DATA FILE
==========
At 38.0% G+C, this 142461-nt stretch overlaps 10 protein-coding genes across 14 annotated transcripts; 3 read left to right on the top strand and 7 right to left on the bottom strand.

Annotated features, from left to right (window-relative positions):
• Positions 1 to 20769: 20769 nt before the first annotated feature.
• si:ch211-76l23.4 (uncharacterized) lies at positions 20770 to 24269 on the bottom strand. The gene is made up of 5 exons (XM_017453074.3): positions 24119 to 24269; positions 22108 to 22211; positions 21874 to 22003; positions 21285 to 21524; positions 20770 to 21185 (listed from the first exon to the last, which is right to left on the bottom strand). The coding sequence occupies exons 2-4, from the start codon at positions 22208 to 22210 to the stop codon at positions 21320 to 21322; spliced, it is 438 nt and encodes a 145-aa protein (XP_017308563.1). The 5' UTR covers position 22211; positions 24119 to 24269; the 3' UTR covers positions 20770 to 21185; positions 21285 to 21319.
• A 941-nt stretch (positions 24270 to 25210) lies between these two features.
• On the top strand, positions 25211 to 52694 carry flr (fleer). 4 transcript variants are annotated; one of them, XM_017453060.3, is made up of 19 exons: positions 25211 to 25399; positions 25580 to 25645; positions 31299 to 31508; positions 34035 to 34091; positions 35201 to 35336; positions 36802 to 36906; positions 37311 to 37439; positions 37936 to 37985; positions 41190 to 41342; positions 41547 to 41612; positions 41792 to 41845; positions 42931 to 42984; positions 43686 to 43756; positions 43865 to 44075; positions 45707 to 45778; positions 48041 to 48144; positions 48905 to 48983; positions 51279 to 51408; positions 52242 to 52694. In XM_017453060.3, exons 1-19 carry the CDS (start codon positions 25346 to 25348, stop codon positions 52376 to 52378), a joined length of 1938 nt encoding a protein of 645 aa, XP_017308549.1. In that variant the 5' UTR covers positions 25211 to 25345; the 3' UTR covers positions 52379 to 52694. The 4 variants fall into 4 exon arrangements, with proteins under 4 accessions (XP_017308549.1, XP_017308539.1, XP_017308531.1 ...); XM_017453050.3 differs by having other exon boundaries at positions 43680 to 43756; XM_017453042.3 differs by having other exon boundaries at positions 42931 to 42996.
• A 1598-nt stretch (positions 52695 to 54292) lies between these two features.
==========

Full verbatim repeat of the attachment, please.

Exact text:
At 38.0% G+C, this 142461-nt stretch overlaps 10 protein-coding genes across 14 annotated transcripts; 3 read left to right on the top strand and 7 right to left on the bottom strand.

Annotated features, from left to right (window-relative positions):
• Positions 1 to 20769: 20769 nt before the first annotated feature.
• si:ch211-76l23.4 (uncharacterized) lies at positions 20770 to 24269 on the bottom strand. The gene is made up of 5 exons (XM_017453074.3): positions 24119 to 24269; positions 22108 to 22211; positions 21874 to 22003; positions 21285 to 21524; positions 20770 to 21185 (listed from the first exon to the last, which is right to left on the bottom strand). The coding sequence occupies exons 2-4, from the start codon at positions 22208 to 22210 to the stop codon at positions 21320 to 21322; spliced, it is 438 nt and encodes a 145-aa protein (XP_017308563.1). The 5' UTR covers position 22211; positions 24119 to 24269; the 3' UTR covers positions 20770 to 21185; positions 21285 to 21319.
• A 941-nt stretch (positions 24270 to 25210) lies between these two features.
• On the top strand, positions 25211 to 52694 carry flr (fleer). 4 transcript variants are annotated; one of them, XM_017453060.3, is made up of 19 exons: positions 25211 to 25399; positions 25580 to 25645; positions 31299 to 31508; positions 34035 to 34091; positions 35201 to 35336; positions 36802 to 36906; positions 37311 to 37439; positions 37936 to 37985; positions 41190 to 41342; positions 41547 to 41612; positions 41792 to 41845; positions 42931 to 42984; positions 43686 to 43756; positions 43865 to 44075; positions 45707 to 45778; positions 48041 to 48144; positions 48905 to 48983; positions 51279 to 51408; positions 52242 to 52694. In XM_017453060.3, exons 1-19 carry the CDS (start codon positions 25346 to 25348, stop codon positions 52376 to 52378), a joined length of 1938 nt encoding a protein of 645 aa, XP_017308549.1. In that variant the 5' UTR covers positions 25211 to 25345; the 3' UTR covers positions 52379 to 52694. The 4 variants fall into 4 exon arrangements, with proteins under 4 accessions (XP_017308549.1, XP_017308539.1, XP_017308531.1 ...); XM_017453050.3 differs by having other exon boundaries at positions 43680 to 43756; XM_017453042.3 differs by having other exon boundaries at positions 42931 to 42996.
• A 1598-nt stretch (positions 52695 to 54292) lies between these two features.